Tillerson backs down on ultimatum mission to Russia

Finian Cunningham
Finian Cunningham (born 1963) has written extensively on international affairs, with articles published in several languages. Originally from Belfast, Ireland, he is a Master’s graduate in Agricultural Chemistry and worked as a scientific editor for the Royal Society of Chemistry, Cambridge, England, before pursuing a career in newspaper journalism. For over 20 years he worked as an editor and writer in major news media organizations, including The Mirror, Irish Times and Independent. Now a freelance journalist based in East Africa, his columns appear on RT, Sputnik, Strategic Culture Foundation and Press TV.
Tillerson backs down on ultimatum mission to Russia
US Secretary of State Rex Tillerson, nicknamed T-Rex, was in Moscow this week roaring with an ultimatum and threats of isolating Russia. After hours of intense talks, the American meekly quit the Russian capital, more like a wounded vegetable-munching sauropod.

The former oil tycoon, famed for his no-nonsense brusque manner, was billed as heading to Moscow ready for a bruising encounter. Western media were relishing the American delivering the riot act to the Russian leadership over its alliance with Syria.

USA Today put Tillerson’s mission tersely: “Russia must choose between Assad and US.”

The Washington Times headlined: “Tillerson delivers ultimatum to Russia: Side with US on Syria or embrace Iran, Hezbollah.”

That was while the US Secretary of State was on his way to Moscow, after departing the G7 summit in Italy.

The American diplomat laid out his agenda: “We want to relieve the suffering of the Syrian people. Russia can be a part of that future and play an important role. Or Russia can maintain its alliance with this group, which we believe is not going to serve Russia’s interest’s longer term.”

If Russia chose the latter option, then it would face greater international isolation and opprobrium, said the US diplomat.

On arriving in Moscow, Wednesday, Tillerson was cordially greeted with a red carpet, but then it was quickly down to business. He spent five hours in closed-door talks with Russia’s Foreign Minister Sergey Lavrov, followed by an unscheduled meeting with President Vladimir Putin. That meeting lasted two hours, after which Tillerson emerged for a news conference with Lavrov.

It was the first time a member of the Trump administration met the Russian president. It came after a week of soaring tension over the Syrian conflict in which President Trump accused the Syrian government of deploying chemical weapons on April 4, in Idlib province, killing over 80 civilians. That incident was followed three days later by Trump ordering a barrage of missile strikes on Syria, allegedly in retaliation.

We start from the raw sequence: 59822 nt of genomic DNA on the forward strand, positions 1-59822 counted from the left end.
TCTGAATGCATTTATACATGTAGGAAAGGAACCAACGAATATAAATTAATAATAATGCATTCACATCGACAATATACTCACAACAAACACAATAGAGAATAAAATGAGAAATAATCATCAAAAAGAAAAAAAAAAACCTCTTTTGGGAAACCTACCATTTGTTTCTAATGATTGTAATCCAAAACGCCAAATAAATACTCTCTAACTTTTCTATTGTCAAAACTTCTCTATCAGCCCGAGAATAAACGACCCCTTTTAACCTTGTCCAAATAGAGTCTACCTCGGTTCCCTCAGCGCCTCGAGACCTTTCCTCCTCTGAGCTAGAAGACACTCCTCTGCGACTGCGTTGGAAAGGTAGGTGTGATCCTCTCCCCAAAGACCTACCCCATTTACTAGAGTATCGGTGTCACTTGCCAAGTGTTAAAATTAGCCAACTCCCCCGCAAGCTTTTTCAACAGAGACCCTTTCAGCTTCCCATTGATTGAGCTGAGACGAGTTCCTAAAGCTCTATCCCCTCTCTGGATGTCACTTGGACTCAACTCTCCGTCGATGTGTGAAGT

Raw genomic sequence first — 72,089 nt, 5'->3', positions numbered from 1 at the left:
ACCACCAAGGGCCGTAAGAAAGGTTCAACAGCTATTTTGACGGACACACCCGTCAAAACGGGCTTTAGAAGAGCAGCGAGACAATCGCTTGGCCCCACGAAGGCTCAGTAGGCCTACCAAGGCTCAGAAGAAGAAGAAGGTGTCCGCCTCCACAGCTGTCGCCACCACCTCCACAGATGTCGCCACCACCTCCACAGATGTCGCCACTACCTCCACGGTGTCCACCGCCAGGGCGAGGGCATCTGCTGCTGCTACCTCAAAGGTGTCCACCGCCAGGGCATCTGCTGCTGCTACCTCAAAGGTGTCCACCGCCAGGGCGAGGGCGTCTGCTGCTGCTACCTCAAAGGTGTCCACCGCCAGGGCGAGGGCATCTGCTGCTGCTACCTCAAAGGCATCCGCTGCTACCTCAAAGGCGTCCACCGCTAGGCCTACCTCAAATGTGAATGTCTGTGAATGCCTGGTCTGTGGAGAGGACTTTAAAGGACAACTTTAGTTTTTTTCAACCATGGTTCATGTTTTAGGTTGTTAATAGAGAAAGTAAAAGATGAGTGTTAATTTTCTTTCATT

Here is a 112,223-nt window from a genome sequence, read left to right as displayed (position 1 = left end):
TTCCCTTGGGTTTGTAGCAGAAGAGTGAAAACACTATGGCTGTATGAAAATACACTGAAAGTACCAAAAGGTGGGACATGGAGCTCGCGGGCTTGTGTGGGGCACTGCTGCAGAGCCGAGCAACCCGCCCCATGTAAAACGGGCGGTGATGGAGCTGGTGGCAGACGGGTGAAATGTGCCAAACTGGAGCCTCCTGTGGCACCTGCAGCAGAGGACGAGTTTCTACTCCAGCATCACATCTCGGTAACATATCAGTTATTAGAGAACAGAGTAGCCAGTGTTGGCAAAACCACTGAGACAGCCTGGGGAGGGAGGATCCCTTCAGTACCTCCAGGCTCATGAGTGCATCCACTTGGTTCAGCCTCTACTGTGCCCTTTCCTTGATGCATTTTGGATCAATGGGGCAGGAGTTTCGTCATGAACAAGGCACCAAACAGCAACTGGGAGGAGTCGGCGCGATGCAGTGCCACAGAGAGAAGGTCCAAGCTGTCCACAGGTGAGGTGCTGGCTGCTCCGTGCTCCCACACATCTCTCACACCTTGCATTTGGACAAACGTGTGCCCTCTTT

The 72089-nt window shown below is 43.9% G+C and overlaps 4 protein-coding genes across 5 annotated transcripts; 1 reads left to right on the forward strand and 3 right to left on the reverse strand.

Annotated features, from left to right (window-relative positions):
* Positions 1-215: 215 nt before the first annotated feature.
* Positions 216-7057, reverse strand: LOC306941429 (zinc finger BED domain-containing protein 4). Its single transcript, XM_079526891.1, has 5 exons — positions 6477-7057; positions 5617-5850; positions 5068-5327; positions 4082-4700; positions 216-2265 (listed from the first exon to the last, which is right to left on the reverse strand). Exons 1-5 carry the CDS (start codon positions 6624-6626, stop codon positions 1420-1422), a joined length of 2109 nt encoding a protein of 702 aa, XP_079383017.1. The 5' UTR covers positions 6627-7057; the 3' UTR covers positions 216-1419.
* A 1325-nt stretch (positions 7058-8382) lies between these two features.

READ MORE: 'Highly provocative’: Lavrov says agreed with Tillerson no future US strikes on Syrian govt

Russia has condemned the US airstrikes as “an illegal aggression” and said that accusations against the Syrian government are unwarranted without proper investigation. Moscow has instead called for an impartial study into the chemical weapons incident. This week, Russia vetoed a US, British and French draft resolution at the UN Security Council calling for a probe, because the wording of the draft had prejudged guilt.

Significantly, Sergey Lavrov in his meeting with Tillerson warned the US against any further military strikes on Syria in a preamble to their private discussions.

Maybe the long day of negotiations in Moscow took a toll on the American diplomat’s energy, but what transpired in the summary news conference was a remarkable transformation. Seated beside Lavrov, Tillerson appeared subdued and drained. He was bereft of blustering ultimatums which one was led to expect from earlier media comments about his mission to Russia.

The tone was almost conciliatory. There was no demand for Russia to choose between “Assad and the civilized world,” as Western media billed beforehand. While Tillerson looked and sounded out of his depth, Lavrov presented a commanding grasp of the situation in Syria, the Middle East and beyond.

Like schooling a novice, Lavrov reminded his American counterpart of the disastrous legacy of US regime change machinations, from Yugoslavia to Afghanistan, Iraq to Libya, Sudan and now Syria. Lavrov also explicitly mentioned how US violations of international law have included colluding with terrorist proxy groups like the Al-Qaeda-linked Nusra Front in Syria and elsewhere.